Case study: Porter Airlines
By Joseph D’Cruz
Published: April 6 2011 23:14 | Last updated: April 6 2011 23:14
|Classic strategy: Bob Deluce, Porter’s founder
The story. In 2006, aviation entrepreneur Bob Deluce launched Porter Airlines, a low-cost carrier, into the already crowded North American market.
The challenge. Several small, low-fare airlines had started in Canada to compete with the two dominant carriers: Air Canada, the national flag-carrier, and WestJet, a low- cost airline modelled on Southwest Airlines. Most start-ups focused on high-density routes and tried to gain market share by pricing lower than incumbents. This triggered fatal price wars with incumbents, and most observers were sceptical about Porter’s ability to take them on.
The strategy. Porter executed a classic strategy of finding an untested market space that avoided competing on price. Porter’s slogan, “Flying Refined”, reflected its tactic of providing a high-quality flying experience for economy-class fares. Perks included free wine and snacks on board, large airport lounges – with free WiFi, computers and espresso machines – and a frequent-flyer programme.
Much like Southwest, Porter recruited crew and ground staff with the right attitudes to customer service first and then training them for the job.
Porter’s best-value proposition was to base itself at Billy Bishop Toronto City Airport, a small airport located on an island in Lake Ontario, just five minutes’ drive – including a ferry trip – from downtown Toronto. Porter targeted business passengers travelling to and from the commercial capital of Canada during the week. It highlighted the contrast in terms of time and money with using the main Toronto airport – nearly an hour’s drive on a busy highway.
Porter purchased the shabby terminal building at the airport from the airport authority and, after a $50m refurbishment, converted it into a modern facility optimised to speed travellers through check in.
Until recently, it kept other airlines from using the terminal. It was embroiled in a dispute with Jazz, an Air Canada affiliate, which claimed it was unfairly being stopped from using the airport.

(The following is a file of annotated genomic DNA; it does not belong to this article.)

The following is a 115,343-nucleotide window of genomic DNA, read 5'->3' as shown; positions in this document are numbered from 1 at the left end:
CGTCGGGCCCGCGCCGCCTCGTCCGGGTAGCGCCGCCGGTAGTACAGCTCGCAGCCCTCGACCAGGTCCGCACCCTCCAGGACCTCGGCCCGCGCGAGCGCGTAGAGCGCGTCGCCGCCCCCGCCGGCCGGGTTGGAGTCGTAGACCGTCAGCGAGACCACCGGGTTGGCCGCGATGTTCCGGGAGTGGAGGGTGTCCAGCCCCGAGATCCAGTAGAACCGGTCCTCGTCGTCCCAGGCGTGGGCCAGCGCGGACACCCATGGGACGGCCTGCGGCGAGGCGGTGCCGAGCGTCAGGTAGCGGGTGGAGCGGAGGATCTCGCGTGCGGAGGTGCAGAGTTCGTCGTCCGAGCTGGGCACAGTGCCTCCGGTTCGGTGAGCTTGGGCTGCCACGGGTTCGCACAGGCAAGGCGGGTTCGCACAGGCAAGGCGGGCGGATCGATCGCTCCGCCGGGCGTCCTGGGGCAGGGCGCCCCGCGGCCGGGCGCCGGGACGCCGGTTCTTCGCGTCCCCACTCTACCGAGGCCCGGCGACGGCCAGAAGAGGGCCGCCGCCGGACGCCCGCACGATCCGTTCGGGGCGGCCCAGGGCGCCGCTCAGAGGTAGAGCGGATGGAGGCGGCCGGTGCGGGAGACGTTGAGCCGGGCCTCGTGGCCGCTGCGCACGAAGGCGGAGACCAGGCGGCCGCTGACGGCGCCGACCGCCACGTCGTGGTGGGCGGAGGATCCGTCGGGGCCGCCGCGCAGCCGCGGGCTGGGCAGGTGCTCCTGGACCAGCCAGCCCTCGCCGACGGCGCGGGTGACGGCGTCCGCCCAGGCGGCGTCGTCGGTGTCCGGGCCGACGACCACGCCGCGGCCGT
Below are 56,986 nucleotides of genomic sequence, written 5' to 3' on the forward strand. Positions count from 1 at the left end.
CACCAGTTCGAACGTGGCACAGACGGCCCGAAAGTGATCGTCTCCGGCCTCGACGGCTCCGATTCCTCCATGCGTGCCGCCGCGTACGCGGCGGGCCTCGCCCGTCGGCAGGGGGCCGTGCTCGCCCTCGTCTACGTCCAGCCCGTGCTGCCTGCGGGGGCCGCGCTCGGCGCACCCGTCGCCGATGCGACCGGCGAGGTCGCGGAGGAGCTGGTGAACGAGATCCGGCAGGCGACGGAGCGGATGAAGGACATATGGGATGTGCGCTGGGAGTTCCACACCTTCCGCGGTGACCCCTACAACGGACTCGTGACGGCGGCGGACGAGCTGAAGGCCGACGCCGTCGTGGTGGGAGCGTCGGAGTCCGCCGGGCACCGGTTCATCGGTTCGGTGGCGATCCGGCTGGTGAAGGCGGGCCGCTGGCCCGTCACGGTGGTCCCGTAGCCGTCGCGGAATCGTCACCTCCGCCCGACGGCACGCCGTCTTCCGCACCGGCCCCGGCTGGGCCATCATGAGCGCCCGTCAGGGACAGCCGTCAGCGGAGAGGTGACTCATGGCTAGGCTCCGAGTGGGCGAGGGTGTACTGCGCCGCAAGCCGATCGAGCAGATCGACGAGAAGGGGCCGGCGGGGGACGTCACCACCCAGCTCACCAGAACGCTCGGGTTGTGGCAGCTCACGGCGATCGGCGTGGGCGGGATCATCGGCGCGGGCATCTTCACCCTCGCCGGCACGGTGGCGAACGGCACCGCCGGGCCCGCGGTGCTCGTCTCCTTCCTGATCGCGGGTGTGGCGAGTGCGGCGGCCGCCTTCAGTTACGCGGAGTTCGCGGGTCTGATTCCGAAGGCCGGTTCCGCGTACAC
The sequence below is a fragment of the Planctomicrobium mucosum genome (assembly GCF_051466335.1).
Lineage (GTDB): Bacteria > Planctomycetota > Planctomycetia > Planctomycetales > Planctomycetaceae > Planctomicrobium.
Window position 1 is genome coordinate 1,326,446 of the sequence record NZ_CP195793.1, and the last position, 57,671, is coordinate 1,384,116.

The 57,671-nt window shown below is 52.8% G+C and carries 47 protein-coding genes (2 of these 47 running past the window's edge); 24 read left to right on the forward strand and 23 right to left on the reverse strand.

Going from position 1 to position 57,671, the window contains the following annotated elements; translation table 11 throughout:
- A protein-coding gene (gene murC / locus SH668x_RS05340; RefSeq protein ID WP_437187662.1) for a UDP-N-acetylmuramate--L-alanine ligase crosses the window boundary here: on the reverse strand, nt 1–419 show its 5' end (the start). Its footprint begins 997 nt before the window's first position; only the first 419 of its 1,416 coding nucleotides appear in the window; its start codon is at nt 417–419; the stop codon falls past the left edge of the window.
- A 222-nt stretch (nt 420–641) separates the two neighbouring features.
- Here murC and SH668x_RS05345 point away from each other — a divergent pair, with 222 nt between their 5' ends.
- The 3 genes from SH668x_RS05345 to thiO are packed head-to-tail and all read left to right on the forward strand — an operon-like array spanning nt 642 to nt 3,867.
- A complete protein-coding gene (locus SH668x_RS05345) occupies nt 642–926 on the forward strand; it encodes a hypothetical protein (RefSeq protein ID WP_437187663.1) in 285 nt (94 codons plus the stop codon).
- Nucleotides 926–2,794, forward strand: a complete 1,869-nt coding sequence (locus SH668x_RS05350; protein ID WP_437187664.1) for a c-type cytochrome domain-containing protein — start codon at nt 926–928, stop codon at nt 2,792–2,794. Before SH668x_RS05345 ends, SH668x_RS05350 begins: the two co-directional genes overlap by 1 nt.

Air Canada recently received approval to launch from the airport and Jazz is poised to start a service to Montreal.
Business travellers came to rely on being on board less than 45 minutes after leaving downtown Toronto. Porter estimates that 1.3m passengers used the terminal in 2010.
Finally, Porter’s fleet of new Bombarbier Q400 turboprops were fitted with leather seats and extra leg room. Commercial jets are not allowed at the airport because of noise restrictions. Porter’s Q400 aircraft used vibration-cancelling technology to provide ride quality comparable to jet aircraft. The Q400 also has superior fuel efficiency to jets of comparable size.
Results. Porter launched in the high-density Toronto-Ottawa-Montreal market and offered high frequencies on these routes. It used heavy advertising in the target markets to woo early adopters who would become advocates. Porter later expanded scheduled services to six cities in eastern Canada as well as New York, Boston and Chicago. It is reported to have reached cash break-even two years after starting up, and is now reported to be profitable.
Porter’s main challenge now is to continue to grow without triggering a price war with Air Canada and WestJet, which may try to stop its erosion of their market share on key domestic and cross-border routes.
Key lessons. Even in a highly competitive market, it is possible for a new entrant to prosper if it can differentiate itself in a way that is difficult to copy.
Porter’s big advantage is its base close to the heart of Toronto, where it has locked up a majority of the landing slots and owns the terminal.
Other advantages were its focus on building loyalty early among its target audience, and the affordable Q400s that are well suited to its route structure of short-haul journeys.
The writer is professor of strategic management at the Rotman School of Management at the University of Toronto
Copyright The Financial Times Limited 2011.